Southtown Posted September 22, 2006 Report Share Posted September 22, 2006 This is known as Gaussian elimination. A nice thing about it is it will also tell you that the system of equations has no solution, if any step creates a line with all coefficients zero.Nice link dude! I actually solved it. (dropout) Neat little solution too. Someone rep that mofo for me. Quote Link to comment Share on other sites More sharing options...

CraigD Posted September 24, 2006 Report Share Posted September 24, 2006 Wouldn't a matrix be good here... I sort of remember they were excellent for solving multi-variable equations.Indeed they are. Matrix notation can be thought of as a compact way to write systems of equations. Here’s the solution to 3-equation, 3-variable equation, using algebraic notation:a +2b +3c = 14a +4b -c = 63a -2b +6c = 17 a +2b +3c = 14(a +4b -c) -(a +2b +3c) = 6 -14(3a -2b +6c) -3(a +2b +3c) = 17 -3*14 a +2b +3c = 142b -4c = -8-8b -3c = -25 (a +2b +3c) -2(b -2c) = 14 -2*-4b -2c = -4(-8b -3c) -8(b -2c) = -25 -8*-4 (a +2b +3c) -2(b -2c) = 14 -2*-4b -2c = -4(-8b -3c) +8(b -2c) = -25 +8*-4 a +7c = 22b -2c = -419c = 57 (a +7c) -7c = 22 -7*3(b -2c) +2c = -4 +2*3c = 3 a = 1b = 2c = 3 Here it is using matrix notation (with notes in the right margin): [math]\begin{bmatrix}1 & 2 & 3 &14 \\ 1 & 4 & -1 & 6 \\ 3 & -2 & 6 & 17 \end{bmatrix}[/math] [math]\begin{bmatrix}1 & 2 & 3 & 14 \\ 0 & 1 & -2 & -4 \\ 0 & -8 & -3 & -25 \end{bmatrix} \begin{matrix} \\ R2=(R2-R1)/2 \\ R3=R3-3R1 \end{matrix}[/math] [math]\begin{bmatrix}1 & 0 & 7 & 22 \\ 0 & 1 & -2 & -4 \\ 0 & 0 & 1 & 3 \end{bmatrix} \begin{matrix}R1=R1-2R2 \\ \\ R3=(R3+8R2)/19 \end{matrix}[/math] [math]\begin{bmatrix}1 & 0 & 0 & 1 \\ 0 & 1 & 0 & 2 \\ 0 & 0 & 1 & 3 \end{bmatrix} \begin{matrix}R1=R1-7R3 \\ R2=R2+2R3 \end{matrix}[/math] Both notations require the same amount of arithmetic, but the matrices are easier on the eye (expecially with hypography’s nice [math]\LaTeX{}[/math] support!) :) Quote Link to comment Share on other sites More sharing options...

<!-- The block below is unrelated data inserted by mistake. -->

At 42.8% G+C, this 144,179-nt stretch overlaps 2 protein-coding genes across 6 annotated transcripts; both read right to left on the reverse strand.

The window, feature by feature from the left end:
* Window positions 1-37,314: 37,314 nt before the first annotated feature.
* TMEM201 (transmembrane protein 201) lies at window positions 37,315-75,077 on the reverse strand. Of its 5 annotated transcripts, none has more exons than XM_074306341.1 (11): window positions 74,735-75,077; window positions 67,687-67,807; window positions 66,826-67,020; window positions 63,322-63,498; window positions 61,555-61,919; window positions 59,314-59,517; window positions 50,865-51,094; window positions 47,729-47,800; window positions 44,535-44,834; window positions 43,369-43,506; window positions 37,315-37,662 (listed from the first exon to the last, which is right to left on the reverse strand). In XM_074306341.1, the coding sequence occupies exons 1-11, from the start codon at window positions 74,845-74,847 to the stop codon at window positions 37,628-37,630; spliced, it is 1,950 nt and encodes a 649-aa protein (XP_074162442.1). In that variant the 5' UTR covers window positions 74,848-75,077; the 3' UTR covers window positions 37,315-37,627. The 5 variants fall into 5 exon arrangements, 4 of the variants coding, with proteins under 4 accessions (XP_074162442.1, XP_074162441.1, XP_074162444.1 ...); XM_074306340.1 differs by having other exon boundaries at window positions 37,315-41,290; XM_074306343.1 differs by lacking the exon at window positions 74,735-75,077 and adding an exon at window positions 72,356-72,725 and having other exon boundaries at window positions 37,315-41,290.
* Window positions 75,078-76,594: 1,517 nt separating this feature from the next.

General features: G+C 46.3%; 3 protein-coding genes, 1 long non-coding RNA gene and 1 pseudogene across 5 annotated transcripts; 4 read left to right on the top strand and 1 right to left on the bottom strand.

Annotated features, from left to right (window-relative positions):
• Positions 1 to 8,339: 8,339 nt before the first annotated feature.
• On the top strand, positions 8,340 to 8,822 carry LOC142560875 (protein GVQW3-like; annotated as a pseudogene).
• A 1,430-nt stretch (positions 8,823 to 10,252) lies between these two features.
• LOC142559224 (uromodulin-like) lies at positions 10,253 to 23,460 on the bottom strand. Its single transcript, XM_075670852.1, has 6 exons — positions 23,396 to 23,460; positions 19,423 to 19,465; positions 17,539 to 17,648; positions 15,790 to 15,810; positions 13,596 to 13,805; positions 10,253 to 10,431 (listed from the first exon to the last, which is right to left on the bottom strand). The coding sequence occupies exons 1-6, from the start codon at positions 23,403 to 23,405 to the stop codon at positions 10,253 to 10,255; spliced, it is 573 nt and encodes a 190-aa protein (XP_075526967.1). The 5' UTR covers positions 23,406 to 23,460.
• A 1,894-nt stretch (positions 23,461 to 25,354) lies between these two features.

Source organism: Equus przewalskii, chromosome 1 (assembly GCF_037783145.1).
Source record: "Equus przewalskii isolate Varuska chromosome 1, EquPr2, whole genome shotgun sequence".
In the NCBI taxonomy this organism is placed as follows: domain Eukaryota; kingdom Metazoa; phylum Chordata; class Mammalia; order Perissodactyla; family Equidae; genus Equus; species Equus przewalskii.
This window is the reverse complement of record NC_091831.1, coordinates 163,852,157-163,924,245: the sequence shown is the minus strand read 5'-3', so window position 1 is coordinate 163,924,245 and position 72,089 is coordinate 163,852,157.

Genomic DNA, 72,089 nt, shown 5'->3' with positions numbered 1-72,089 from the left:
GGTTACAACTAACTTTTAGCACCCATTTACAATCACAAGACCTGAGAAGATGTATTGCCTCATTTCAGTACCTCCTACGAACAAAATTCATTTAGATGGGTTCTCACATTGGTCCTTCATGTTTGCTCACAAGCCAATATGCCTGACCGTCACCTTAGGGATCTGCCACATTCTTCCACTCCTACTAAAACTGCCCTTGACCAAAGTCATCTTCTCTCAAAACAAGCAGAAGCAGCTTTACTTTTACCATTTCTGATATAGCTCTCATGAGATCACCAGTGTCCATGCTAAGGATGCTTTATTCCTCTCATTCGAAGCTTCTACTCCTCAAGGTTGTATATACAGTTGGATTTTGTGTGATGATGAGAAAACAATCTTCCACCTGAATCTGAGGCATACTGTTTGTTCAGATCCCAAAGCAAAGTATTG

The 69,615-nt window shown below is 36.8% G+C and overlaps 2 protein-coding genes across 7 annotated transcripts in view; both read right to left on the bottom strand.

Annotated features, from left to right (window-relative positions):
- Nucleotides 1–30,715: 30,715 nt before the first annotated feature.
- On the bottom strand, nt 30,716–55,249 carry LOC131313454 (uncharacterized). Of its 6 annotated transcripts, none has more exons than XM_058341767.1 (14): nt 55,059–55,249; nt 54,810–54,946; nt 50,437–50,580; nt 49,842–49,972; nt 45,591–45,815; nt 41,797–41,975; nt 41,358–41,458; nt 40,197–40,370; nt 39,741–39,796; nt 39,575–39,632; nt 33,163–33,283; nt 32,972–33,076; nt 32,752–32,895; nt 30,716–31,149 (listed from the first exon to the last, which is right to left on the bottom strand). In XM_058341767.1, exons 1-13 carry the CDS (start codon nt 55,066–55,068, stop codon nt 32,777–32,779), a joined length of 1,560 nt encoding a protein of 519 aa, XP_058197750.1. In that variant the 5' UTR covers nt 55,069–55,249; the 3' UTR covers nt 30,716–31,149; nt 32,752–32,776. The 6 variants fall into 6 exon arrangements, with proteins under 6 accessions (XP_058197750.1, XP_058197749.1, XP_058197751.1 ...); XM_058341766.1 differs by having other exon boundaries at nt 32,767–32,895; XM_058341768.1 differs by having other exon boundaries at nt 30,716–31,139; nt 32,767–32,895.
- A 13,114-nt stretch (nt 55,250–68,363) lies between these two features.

eric l Posted September 24, 2006 Report Share Posted September 24, 2006 The question is:x + y - z = -1 x + y + z = 33x - 2y - z = -4 Actually, this one is rather easy if we work by elimination. Equations 1 and 2 botht have (1x + 1y) (I added the coëfficient 1 to make things clearer). We can substract them which gives :[x + y + z] - [x + y - z] = 3 - [-1]or : z - [-z] = 3 + 1 = 4or : 2 z = 4 or z = 2put this in equation 2 and we have : x + y + 2 = 3or x + y = 1 (equation 4)putting the same in equation 3 gives :3x - 2y - 2 = - 4or 3 x - 2y = - 2 (equation 5)Now we eliminate y by adding up 2 times equation 4 and 1 time equation 5.This gives :2 [x + y] + [3 x - 2 y] = 2 [1] +[- 2]or 2x + 2 y + 3x - 2y = 2 - 2or 5x = 0or x = 0In the last stage we put this value for x in either equation 4 or equation 5. Equation 4 is easier so we have0 + y = 1or : y = 1Result : x = 0; y = 1 and z = 2This we check in the original equations. If you have equations with simple coëfficients (like these), elimination is the easiest way to proceed : you find your variables one by one, though not necessarily in alphabetical order. Turtle 1 Quote Link to comment Share on other sites More sharing options...